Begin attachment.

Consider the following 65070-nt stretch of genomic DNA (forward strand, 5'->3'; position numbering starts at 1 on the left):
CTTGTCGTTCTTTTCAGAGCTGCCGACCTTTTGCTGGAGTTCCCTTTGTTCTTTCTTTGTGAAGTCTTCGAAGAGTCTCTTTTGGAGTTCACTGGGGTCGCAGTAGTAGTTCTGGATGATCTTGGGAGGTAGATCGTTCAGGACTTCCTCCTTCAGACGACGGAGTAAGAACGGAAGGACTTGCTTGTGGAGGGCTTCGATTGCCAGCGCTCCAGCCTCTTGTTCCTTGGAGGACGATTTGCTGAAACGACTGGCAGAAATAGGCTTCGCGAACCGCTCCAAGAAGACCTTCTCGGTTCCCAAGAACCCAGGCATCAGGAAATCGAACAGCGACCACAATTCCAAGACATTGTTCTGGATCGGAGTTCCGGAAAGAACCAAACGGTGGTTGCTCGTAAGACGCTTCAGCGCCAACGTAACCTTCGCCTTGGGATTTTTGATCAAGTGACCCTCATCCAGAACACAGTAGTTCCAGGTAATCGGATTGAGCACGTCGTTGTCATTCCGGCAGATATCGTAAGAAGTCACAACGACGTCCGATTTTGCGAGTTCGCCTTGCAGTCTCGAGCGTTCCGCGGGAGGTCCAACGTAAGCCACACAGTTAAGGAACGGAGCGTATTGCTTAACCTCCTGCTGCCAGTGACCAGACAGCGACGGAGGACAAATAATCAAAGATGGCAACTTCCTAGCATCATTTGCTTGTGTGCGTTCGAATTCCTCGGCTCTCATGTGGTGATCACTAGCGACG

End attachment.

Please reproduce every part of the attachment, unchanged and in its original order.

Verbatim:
Consider the following 65070-nt stretch of genomic DNA (forward strand, 5'->3'; position numbering starts at 1 on the left):
CTTGTCGTTCTTTTCAGAGCTGCCGACCTTTTGCTGGAGTTCCCTTTGTTCTTTCTTTGTGAAGTCTTCGAAGAGTCTCTTTTGGAGTTCACTGGGGTCGCAGTAGTAGTTCTGGATGATCTTGGGAGGTAGATCGTTCAGGACTTCCTCCTTCAGACGACGGAGTAAGAACGGAAGGACTTGCTTGTGGAGGGCTTCGATTGCCAGCGCTCCAGCCTCTTGTTCCTTGGAGGACGATTTGCTGAAACGACTGGCAGAAATAGGCTTCGCGAACCGCTCCAAGAAGACCTTCTCGGTTCCCAAGAACCCAGGCATCAGGAAATCGAACAGCGACCACAATTCCAAGACATTGTTCTGGATCGGAGTTCCGGAAAGAACCAAACGGTGGTTGCTCGTAAGACGCTTCAGCGCCAACGTAACCTTCGCCTTGGGATTTTTGATCAAGTGACCCTCATCCAGAACACAGTAGTTCCAGGTAATCGGATTGAGCACGTCGTTGTCATTCCGGCAGATATCGTAAGAAGTCACAACGACGTCCGATTTTGCGAGTTCGCCTTGCAGTCTCGAGCGTTCCGCGGGAGGTCCAACGTAAGCCACACAGTTAAGGAACGGAGCGTATTGCTTAACCTCCTGCTGCCAGTGACCAGACAGCGACGGAGGACAAATAATCAAAGATGGCAACTTCCTAGCATCATTTGCTTGTGTGCGTTCGAATTCCTCGGCTCTCATGTGGTGATCACTAGCGACG